Monthly Archives: March 2014

First outdoor climbing of the year: Redrock in Gloucester


Sunday, 23-Mar-14


You’d think I would have learned by now, that when Daniel agrees to show up an hour earlier than he planned, that he’s actually going to arrive roughly half an hour late.

But in this case, it wasn’t at all a problem – see, the plan was to leave my house at 9:00 on Sunday morning, so that we could get Breakfast in Gloucester before climbing at Redrock.  But of the 12 people that I invited, only two replied… And one only replied to say she couldn’t come.  The other reply?  Saying that they couldn’t make it until 3:30 at the earliest… likely after we were going to be headed home.

So, Daniel and I got a slow start.  But it’s ok, because part of that slow start was… Breakfast!  I love breakfast, it’s basically the best part of the weekend for me.  We hit up Georges Coffee shop in Gloucester, the same one that we had hit when exploring Dogtown, and had an excellent-but-huge amount of pancakes and bacon and eggs.  The waitress even remembered us, and we chatted about trips to Europe, of all places.


Once we were fed though, we moved on toward the actual climbing.  Driving out, parking, and hiking in were exactly what one would expect them to be.  Yep.

The area though… the area was cold.  Wet.  Covered in snow.  A lot worse than we expected, to be honest, though all of the walls were some semblance of dry.  The problem was the the dry walls were at the far ends of the spectrum – either super easy, or super hard.  the 5.11b slab route was dry… but yeah.  That’s not happening.

Before unpacking and starting up, we did a quick bit of exploring too; nothing too much, but enough to give us an idea of some other climbing spots, as well as at least two new routes that we’ll definitely try when we come back.

So what did we hit?

  • Climb #1 – Trad route, a small hand-crack on the far right on the main wall.  My first trad lead of the season, so that was kind of nice.  It was pretty straight forward, but it’s always good to have a quick and easy climb to remind me that I do know what I’m doing.
  • Climb #2 – This was a combination of two routes, an easy layback flake, and the insane 5.11b slab.  We took the flake up about halfway, then traversed right to another crack system.  Daniel was able to get most of the traverse, but the cold took me down before I was able to finish it up myself.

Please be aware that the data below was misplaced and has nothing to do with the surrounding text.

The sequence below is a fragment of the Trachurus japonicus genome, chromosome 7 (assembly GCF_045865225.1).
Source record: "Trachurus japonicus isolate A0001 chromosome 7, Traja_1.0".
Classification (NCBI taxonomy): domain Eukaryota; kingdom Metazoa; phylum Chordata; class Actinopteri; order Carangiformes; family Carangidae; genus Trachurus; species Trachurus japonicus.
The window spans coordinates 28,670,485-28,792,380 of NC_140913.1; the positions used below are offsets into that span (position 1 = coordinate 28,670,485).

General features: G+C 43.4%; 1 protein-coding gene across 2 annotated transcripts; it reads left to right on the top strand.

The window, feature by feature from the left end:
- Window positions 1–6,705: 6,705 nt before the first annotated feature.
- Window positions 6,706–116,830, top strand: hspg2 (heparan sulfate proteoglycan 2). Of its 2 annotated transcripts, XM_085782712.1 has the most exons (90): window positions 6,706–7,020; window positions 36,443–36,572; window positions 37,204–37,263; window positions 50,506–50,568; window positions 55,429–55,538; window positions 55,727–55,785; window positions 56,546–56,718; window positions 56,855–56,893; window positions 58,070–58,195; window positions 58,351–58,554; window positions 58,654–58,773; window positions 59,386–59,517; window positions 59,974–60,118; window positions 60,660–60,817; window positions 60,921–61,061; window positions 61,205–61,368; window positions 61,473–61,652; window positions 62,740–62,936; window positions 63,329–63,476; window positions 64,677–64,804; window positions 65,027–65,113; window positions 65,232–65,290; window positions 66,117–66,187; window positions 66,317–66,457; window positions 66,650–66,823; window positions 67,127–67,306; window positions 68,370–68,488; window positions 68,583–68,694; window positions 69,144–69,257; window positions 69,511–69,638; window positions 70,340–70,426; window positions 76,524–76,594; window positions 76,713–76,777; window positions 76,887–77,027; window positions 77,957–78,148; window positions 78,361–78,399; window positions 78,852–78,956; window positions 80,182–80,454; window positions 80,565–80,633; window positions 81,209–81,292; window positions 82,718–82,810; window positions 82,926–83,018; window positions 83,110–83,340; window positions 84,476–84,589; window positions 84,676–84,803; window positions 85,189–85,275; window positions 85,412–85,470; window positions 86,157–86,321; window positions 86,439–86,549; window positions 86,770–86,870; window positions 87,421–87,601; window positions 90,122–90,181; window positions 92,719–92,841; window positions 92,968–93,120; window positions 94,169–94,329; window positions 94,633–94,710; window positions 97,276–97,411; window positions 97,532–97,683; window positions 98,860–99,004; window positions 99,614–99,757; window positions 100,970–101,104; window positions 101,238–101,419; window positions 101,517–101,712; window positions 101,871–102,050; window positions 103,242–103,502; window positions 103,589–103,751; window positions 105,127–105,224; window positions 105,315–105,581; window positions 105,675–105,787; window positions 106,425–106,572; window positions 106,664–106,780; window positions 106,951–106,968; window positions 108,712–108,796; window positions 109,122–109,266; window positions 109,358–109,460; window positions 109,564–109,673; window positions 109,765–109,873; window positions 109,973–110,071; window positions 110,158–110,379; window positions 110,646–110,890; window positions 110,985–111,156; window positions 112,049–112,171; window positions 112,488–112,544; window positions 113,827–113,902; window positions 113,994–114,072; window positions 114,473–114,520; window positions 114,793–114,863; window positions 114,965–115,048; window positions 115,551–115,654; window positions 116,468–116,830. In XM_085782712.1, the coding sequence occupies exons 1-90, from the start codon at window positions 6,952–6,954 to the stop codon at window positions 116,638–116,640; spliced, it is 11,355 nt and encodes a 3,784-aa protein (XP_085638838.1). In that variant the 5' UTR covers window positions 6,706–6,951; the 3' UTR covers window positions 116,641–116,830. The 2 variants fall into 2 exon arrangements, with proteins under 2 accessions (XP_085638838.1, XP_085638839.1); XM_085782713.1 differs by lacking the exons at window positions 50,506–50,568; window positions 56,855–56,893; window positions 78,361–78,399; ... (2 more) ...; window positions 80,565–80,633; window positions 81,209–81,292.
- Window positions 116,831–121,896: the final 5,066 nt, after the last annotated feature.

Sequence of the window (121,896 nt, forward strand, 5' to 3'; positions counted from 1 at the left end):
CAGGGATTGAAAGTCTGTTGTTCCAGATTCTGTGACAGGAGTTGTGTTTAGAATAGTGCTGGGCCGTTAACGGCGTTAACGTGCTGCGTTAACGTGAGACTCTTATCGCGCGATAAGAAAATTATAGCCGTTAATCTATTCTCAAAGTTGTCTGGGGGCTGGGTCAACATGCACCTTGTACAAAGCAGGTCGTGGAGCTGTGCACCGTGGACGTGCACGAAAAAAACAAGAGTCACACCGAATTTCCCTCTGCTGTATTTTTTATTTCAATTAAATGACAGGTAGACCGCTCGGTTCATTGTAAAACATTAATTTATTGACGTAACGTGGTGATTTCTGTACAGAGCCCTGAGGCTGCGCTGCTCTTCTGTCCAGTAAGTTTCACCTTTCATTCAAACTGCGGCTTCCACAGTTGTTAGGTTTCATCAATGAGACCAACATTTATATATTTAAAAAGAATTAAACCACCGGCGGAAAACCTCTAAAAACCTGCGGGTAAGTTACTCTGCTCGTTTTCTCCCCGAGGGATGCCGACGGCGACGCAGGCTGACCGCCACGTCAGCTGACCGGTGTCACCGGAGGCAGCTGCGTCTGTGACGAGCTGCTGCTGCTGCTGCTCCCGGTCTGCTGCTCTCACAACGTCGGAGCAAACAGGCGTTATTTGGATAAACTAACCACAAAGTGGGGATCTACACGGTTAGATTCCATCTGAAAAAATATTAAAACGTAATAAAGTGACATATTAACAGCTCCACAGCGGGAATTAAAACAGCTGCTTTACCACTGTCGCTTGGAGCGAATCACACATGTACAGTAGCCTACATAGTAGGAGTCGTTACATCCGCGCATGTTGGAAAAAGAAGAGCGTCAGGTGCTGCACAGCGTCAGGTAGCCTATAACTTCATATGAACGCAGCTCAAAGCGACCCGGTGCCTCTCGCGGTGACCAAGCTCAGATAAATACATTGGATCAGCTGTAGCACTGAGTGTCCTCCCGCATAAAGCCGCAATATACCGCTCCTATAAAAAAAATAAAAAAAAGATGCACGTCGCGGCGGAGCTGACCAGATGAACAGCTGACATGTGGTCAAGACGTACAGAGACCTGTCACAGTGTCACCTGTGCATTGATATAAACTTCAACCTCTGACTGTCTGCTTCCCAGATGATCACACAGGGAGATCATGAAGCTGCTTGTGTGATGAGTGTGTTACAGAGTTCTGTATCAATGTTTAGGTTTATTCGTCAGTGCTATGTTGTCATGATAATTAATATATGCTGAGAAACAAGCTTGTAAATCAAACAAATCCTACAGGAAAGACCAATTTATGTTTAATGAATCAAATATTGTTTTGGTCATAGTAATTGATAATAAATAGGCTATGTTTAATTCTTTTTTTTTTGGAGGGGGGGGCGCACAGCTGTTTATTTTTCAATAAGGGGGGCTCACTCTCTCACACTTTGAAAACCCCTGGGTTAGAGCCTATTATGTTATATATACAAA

The rest of the night was spent teaching Daniel how to drive a standard-transmission car (a bad decision… my poor transmission!) and getting dinner at John Harvard.  An excellent day!

Roommate date night, complete with Chinese and Anime!


Friday, 21-Mar-14


So, Harvey House has a tradition of ordering in Chinese food, buying a bottle of Sake, and putting something Asian-inspires on the TV.  Last time it was Kung Fu Hustle, this time it was FLCL.

If you haven’t seen it, FLCL is a messed up show.  It’s a mini-series of sorts, very anime style, but with sometimes conflicting forms of animation / artistic design.  Its… unique.  But it’s focused strongly around the music and soundtrack… so when you’re tired after a week of insanity, and you’ve got good food and better drink in front of you.  Well, then it’s perfect.  I just set my brain to “go mode”, sat back, and relaxed as we watched it and got more and more confused as to what the hell was actually happening.

The Old House and Barn expo, in Manchester NH


Saturday, 15-Mar-2014


My Aunt is a gardener, and a lecturer.  I’m sure that I’ve mentioned that in this blog before, but it can’t be overstated – she’s an excellent lecturer.

So when I get a chance to sit in?  I make sure to attend; this time that meant driving up to Manchester NH on a perfectly clear and warm Saturday morning.  At least, it started out clear, though by the time I arrived at the parking garage I was kind of wishing that I’d worn an extra layer or two… it had been 55 Deg.F in Boston when I put the top down and headed onto the highway… but it was down to 35 when I arrived at my destination… climate does change as you go North.

A quick fun story from the drive up – I chased a gorgeous 2014 Shelby Mustang for a few exits, before it headed off on its own route.  Was fun, getting to follow behind and taking the effort to keep up with him.

Anyways, the lecture was at a semi-small expo called the Old House and Barn Expo.  An expo named very similarly to the title of this post, it was focused on heritage and restoration of historic buildings and lands – a perfect place for a lecture on garden conservation.  So here’s the bullet points:

  • Fun drive up, especially due to chasing the Shelby
  • I got to meet a whole group of my Aunt’s friends who live in the area – very cool people, and we chatted and I listened to stories and it was excellent
  • Walked around the expo a bit before the lecture started – it was really cool, though the vendors were impressively diverse: there was a solar power company literally right next to a whole group of Amish folk building the framing for a barn.  Old and New, I guess.
  • I’ve actually heard this lecture before, but it was quite nice to hear it again.  Especially since this time was for a much more technically-inclined audience, so I got to hear more specific advice and scientific terminology.  It really got me excited about the possibility of playing in my own garden this year.
  • Fully exploring the show with my Aunt afterward, we got to see the rest of the vendors.
  • Dinner was had just the two of us at the hotel restaurant – they had an extremely good Reuben with Clam Chowder… which was extremely good.  So good I had to say that twice.  And now I want another Reuben.
  • The drive back was simple and easy… with the exception of a highlander which kept trying to cut in front of me when there clearly wasn’t enough room for him to cut in front of me.